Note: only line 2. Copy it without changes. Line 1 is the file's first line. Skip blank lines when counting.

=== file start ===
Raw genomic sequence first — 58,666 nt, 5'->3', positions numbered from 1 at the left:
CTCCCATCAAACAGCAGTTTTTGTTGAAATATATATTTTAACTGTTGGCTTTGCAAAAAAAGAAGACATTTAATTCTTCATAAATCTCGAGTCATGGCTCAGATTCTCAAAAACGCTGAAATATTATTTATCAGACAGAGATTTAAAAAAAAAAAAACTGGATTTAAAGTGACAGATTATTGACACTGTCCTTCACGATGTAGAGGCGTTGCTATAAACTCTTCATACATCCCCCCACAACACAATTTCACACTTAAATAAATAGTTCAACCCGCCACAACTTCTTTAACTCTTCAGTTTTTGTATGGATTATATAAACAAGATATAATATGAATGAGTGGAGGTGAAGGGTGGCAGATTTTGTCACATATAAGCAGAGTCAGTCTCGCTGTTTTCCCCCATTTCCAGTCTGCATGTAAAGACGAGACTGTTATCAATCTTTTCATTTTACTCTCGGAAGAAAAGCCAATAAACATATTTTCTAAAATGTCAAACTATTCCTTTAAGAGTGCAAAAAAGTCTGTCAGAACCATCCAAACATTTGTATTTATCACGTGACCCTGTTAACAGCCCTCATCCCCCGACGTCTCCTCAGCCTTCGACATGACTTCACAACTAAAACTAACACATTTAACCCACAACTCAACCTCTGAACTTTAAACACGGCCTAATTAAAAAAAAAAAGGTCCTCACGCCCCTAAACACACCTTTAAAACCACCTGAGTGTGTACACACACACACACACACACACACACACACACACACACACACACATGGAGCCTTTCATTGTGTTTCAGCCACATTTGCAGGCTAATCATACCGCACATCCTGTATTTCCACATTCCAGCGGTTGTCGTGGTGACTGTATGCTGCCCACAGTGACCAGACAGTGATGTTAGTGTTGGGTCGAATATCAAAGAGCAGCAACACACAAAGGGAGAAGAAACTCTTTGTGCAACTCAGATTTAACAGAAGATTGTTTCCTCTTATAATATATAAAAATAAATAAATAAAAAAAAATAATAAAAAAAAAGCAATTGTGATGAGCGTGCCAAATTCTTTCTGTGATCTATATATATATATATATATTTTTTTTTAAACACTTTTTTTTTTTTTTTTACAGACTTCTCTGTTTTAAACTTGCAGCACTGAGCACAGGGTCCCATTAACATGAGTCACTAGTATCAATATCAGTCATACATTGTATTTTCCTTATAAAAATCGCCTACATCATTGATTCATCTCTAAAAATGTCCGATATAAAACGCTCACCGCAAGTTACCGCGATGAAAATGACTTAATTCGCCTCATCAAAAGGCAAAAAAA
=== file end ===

CTCCCATCAAACAGCAGTTTTTGTTGAAATATATATTTTAACTGTTGGCTTTGCAAAAAAAGAAGACATTTAATTCTTCATAAATCTCGAGTCATGGCTCAGATTCTCAAAAACGCTGAAATATTATTTATCAGACAGAGATTTAAAAAAAAAAAAACTGGATTTAAAGTGACAGATTATTGACACTGTCCTTCACGATGTAGAGGCGTTGCTATAAACTCTTCATACATCCCCCCACAACACAATTTCACACTTAAATAAATAGTTCAACCCGCCACAACTTCTTTAACTCTTCAGTTTTTGTATGGATTATATAAACAAGATATAATATGAATGAGTGGAGGTGAAGGGTGGCAGATTTTGTCACATATAAGCAGAGTCAGTCTCGCTGTTTTCCCCCATTTCCAGTCTGCATGTAAAGACGAGACTGTTATCAATCTTTTCATTTTACTCTCGGAAGAAAAGCCAATAAACATATTTTCTAAAATGTCAAACTATTCCTTTAAGAGTGCAAAAAAGTCTGTCAGAACCATCCAAACATTTGTATTTATCACGTGACCCTGTTAACAGCCCTCATCCCCCGACGTCTCCTCAGCCTTCGACATGACTTCACAACTAAAACTAACACATTTAACCCACAACTCAACCTCTGAACTTTAAACACGGCCTAATTAAAAAAAAAAAGGTCCTCACGCCCCTAAACACACCTTTAAAACCACCTGAGTGTGTACACACACACACACACACACACACACACACACACACACACACACATGGAGCCTTTCATTGTGTTTCAGCCACATTTGCAGGCTAATCATACCGCACATCCTGTATTTCCACATTCCAGCGGTTGTCGTGGTGACTGTATGCTGCCCACAGTGACCAGACAGTGATGTTAGTGTTGGGTCGAATATCAAAGAGCAGCAACACACAAAGGGAGAAGAAACTCTTTGTGCAACTCAGATTTAACAGAAGATTGTTTCCTCTTATAATATATAAAAATAAATAAATAAAAAAAAATAATAAAAAAAAAGCAATTGTGATGAGCGTGCCAAATTCTTTCTGTGATCTATATATATATATATATATTTTTTTTTAAACACTTTTTTTTTTTTTTTTACAGACTTCTCTGTTTTAAACTTGCAGCACTGAGCACAGGGTCCCATTAACATGAGTCACTAGTATCAATATCAGTCATACATTGTATTTTCCTTATAAAAATCGCCTACATCATTGATTCATCTCTAAAAATGTCCGATATAAAACGCTCACCGCAAGTTACCGCGATGAAAATGACTTAATTCGCCTCATCAAAAGGCAAAAAAA